Pavement Design Criteria

3.1 Application

Load-Bearing Ability:

Heavy, medium, and light duty applications generally refer to the type of vehicular and pedestrian traffic which a pavement must accommodate. Heavy duty pavements are capable of accommodating vehicles, including trucks and buses typically found in city centers, institutions, large parks, and arterial highways. Medium duty pavements are capable of accommodating heavy pedestrian traffic and associated light service vehicles associated with institutions, private drives, parks, and light commercial settings. Light duty pavements are typically associated with residential and restricted public garden paths and plazas.

Table 440-2 illustrates typical loads associated with various uses and design contexts. Typical site scale developments require pavements that accommodate loads from 900 to 2 700 kg (2000 to 6000 lb). Institutional walkways that provide emergency or maintenance vehicle access, require pavements that may accommodate loads from 900 to 1 BOO kg (2000 to 4000 lb), with adequate edge reinforcement. Such loads can be supported by 40 to 75 mm (IVj to 3 in) of asphalt concrete on a 100 to 200 mm (4 to 8 in) aggregate base, or 6y 100 to 125 mm (4 to 5 in) of reinforced concrete on a 100 to 150 mm (4 to 6 m) aggregate base. Soil bearing ratings should fall within a CBfi (California Bearing Ratio) of 40-70 (Refer to Section 810: Soils and Aggregates).

Durability:

Pavement design must accommodate sustained pavement loading as well as maintenance methods and natural weathering effects. Cold climates require pavements that are able to withstand the chemical and abrasive maintenance methods used in snow removal. Hot-humid and hot-arid climates require pavements to withstand extreme daily temperature differentials and sustained wetness. Material porosity, density, hardness or flexibility, color, and finish are all characteristics which determine climatic compatibility and long-term durability Appropriate structural design and detailing may extend a pavement's effectiveness.

Safety:

Both vehicular and pedestrian pavements are required to be universally accessible according to the standards set forth by the Americans with Disabilities Act, and are therefore constrained by texture, joinery, slope, drainage, and associated site furnishings. Pavement color and finish are also constrained by reflectivity, glare, and permeability as they relate to climate setting (Refer to Section 240: Outdoor Accessibility).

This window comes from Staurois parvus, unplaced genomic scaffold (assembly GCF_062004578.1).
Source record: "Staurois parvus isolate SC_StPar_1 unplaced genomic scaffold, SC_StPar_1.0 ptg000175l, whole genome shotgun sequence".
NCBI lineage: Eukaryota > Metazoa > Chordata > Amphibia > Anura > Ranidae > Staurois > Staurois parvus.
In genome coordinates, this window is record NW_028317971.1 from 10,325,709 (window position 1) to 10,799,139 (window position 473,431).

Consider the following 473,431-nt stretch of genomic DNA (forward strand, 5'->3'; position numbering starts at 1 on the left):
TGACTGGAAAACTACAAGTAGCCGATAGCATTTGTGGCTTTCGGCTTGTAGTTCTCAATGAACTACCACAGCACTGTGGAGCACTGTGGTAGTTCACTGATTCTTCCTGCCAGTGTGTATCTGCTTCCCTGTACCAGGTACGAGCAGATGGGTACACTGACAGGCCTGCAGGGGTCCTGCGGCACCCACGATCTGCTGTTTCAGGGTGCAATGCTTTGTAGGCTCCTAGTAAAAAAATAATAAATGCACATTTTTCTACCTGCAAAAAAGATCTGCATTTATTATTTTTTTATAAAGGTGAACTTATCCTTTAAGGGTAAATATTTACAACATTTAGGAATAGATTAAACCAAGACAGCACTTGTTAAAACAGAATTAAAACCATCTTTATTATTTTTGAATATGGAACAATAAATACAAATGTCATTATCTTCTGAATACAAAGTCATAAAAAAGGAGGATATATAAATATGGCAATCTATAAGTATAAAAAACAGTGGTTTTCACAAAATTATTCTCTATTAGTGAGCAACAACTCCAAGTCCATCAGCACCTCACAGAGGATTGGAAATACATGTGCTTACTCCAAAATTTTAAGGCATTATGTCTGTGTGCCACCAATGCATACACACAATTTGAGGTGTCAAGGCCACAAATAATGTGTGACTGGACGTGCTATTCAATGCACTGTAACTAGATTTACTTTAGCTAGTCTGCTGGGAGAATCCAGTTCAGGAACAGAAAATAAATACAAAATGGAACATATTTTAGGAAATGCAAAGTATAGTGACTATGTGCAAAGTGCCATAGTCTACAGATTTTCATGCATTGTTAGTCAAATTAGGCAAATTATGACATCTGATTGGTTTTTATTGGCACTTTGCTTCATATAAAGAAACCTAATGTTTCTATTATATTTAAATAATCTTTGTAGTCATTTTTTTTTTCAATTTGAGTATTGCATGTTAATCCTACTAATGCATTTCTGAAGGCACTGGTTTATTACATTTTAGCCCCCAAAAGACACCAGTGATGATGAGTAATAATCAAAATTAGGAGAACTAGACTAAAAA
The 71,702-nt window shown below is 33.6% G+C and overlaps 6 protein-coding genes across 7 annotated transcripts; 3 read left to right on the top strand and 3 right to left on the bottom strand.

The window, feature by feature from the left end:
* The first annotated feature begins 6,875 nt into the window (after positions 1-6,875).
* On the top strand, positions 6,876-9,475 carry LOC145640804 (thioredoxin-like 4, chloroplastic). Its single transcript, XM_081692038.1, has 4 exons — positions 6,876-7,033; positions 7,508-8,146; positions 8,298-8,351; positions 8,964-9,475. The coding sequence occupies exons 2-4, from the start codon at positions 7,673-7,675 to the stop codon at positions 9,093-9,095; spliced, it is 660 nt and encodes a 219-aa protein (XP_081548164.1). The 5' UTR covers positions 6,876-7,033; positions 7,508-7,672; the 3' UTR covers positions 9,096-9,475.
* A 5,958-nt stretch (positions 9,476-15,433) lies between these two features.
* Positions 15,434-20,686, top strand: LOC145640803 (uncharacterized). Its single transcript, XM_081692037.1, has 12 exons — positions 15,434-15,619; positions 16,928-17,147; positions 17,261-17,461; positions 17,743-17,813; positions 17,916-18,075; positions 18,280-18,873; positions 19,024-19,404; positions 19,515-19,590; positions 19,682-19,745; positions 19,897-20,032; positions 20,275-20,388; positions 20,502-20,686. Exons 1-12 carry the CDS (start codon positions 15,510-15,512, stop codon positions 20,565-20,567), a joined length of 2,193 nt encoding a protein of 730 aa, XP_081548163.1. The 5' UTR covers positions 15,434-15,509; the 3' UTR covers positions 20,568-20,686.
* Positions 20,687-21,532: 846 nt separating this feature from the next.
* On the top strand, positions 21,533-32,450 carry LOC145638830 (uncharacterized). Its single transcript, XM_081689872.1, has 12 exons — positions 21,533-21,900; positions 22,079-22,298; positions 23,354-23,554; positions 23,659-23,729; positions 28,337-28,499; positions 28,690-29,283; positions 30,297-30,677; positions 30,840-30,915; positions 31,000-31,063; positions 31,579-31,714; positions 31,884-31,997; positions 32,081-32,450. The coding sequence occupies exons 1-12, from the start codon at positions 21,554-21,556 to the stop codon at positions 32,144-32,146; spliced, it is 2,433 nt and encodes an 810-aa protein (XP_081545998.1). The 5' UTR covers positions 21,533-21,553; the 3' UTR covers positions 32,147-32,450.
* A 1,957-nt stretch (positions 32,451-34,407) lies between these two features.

Aesthetics:

Proper pavement design aims to achieve structural stability, environmental appropriateness, and cultural utility while at the same time complimenting the overall design in a way that is aesthetically pleasing Figure 440-17 illustrates several commonly used paving patterns achievable through both flexible and rigid paving systems. Care must be taken to keep patterns and textures in scale with the larger design to avoid inappropriate complexity or biand-ness. Long term maintenance should be a major factor in determining final finishes and textural treatments to insure that the design intent may be properly maintained Where limited resources are available, it is best to simplify to achieve a consistent overall appearance.

3.2 Climate

Regional climate factors of daily temperature extremes, precipitation rate and frequency, and frost/thaw cycles heavily influence pavement details and finishes.

Hot Arid: A wide variety of materials are available in this climate zone. Materials are typically light in color to avoid heat absorption, and may include glazed tiles and porous finishes due to low humidity and relatively stable temperature ranges.

Hot Humid: Drainage is critical to prevent build-up of mosses and algae, and to account for Intense periods of precipitation. Light colors are often used to avoid heat absorbtion. Stable temperatures provide for a wide variety of materials

Temperate: Darker colors are typical to absorb radiant solar energy. Frost/thaw cycles require care in aggregate base preparation and subdralnage. Heavy snow regions must account for abrasive clearing practices. Mortared unit pavers require heavy maintenance In extensive applications.

Cold: Cold climate areas require similar treatments as the temperate zone, but with more restrictions. Flexible pavements are preferred over rigid and mortared unit pavers. Reinforcing steel must be placed carefully to avoid damage through chemical assault, or extreme expansion coefficient differentials within concrete slabs and curbs.

3.3 Subgrade

Well drained or clay subsoils, rooftop gardens, or other unique site subgrade features play a significant role in determining a structural pavement design strategy.

Well drained soils: These soils are ideal for construction with regard to permeability and bearing capacity, and typically require only normal site preparation to serve as pavement subgrades.

Clay soils: These colloidal soils are subject to swelling due to moisture infiltration and have a high potential for lateral shearing. Vibration from vehicular loading may produce a pumping action resulting In upward migration of fines into aggregate bases Freeze/thaw actions create severe construction problems requiring dewater-ing, extra aggregate and fabric filtration and reinforcement.

Roof structures: Pavement design is highly restricted due to loading and drainage requirements. Special drain mats and insulation are typically required under finish pavement surfaces (Refer to Section 610: Roof and Deck Landscapes for more information).

3.4 Cost and Maintenance Cost:

Initial installation cost Is a function of material cost, labor, business overhead and profit required to install the pavement and associated support structures. Long term

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